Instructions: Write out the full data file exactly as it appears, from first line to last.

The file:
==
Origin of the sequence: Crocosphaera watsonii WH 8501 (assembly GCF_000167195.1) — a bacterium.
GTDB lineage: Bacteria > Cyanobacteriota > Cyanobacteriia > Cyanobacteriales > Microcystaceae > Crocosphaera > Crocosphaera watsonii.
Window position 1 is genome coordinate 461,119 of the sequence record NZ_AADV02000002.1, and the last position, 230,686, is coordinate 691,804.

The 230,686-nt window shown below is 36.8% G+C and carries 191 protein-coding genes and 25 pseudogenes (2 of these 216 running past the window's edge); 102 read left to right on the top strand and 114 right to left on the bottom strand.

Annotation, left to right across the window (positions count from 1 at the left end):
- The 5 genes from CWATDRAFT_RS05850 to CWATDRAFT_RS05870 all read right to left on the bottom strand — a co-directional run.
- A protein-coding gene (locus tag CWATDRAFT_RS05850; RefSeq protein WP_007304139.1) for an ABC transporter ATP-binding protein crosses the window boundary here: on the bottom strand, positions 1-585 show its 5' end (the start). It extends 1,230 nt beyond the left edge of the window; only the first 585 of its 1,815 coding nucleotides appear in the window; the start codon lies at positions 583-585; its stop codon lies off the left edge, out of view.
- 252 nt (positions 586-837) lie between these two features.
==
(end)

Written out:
Origin of the sequence: Crocosphaera watsonii WH 8501 (assembly GCF_000167195.1) — a bacterium.
GTDB lineage: Bacteria > Cyanobacteriota > Cyanobacteriia > Cyanobacteriales > Microcystaceae > Crocosphaera > Crocosphaera watsonii.
Window position 1 is genome coordinate 461,119 of the sequence record NZ_AADV02000002.1, and the last position, 230,686, is coordinate 691,804.

The 230,686-nt window shown below is 36.8% G+C and carries 191 protein-coding genes and 25 pseudogenes (2 of these 216 running past the window's edge); 102 read left to right on the top strand and 114 right to left on the bottom strand.

Annotation, left to right across the window (positions count from 1 at the left end):
- The 5 genes from CWATDRAFT_RS05850 to CWATDRAFT_RS05870 all read right to left on the bottom strand — a co-directional run.
- A protein-coding gene (locus tag CWATDRAFT_RS05850; RefSeq protein WP_007304139.1) for an ABC transporter ATP-binding protein crosses the window boundary here: on the bottom strand, positions 1-585 show its 5' end (the start). It extends 1,230 nt beyond the left edge of the window; only the first 585 of its 1,815 coding nucleotides appear in the window; the start codon lies at positions 583-585; its stop codon lies off the left edge, out of view.
- 252 nt (positions 586-837) lie between these two features.